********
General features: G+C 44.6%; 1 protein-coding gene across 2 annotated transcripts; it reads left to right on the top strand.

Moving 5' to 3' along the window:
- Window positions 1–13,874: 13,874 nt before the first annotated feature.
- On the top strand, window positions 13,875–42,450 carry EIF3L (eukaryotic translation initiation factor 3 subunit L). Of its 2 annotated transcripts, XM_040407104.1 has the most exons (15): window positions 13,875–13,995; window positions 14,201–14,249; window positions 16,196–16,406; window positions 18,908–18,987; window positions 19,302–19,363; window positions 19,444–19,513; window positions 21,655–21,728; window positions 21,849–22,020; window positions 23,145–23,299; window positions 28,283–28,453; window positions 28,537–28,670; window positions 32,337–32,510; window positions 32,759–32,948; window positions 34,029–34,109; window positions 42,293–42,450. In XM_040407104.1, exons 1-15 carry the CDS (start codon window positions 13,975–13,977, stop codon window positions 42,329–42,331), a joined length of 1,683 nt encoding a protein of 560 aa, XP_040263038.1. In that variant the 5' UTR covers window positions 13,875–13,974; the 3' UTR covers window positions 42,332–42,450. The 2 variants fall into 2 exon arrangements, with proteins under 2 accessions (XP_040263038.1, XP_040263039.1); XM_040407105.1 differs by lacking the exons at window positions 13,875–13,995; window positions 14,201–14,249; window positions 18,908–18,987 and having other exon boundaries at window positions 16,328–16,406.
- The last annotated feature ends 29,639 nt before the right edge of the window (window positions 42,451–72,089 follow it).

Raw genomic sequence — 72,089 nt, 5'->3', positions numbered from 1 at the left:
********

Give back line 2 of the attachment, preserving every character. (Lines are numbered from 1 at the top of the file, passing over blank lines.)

Moving 5' to 3' along the window: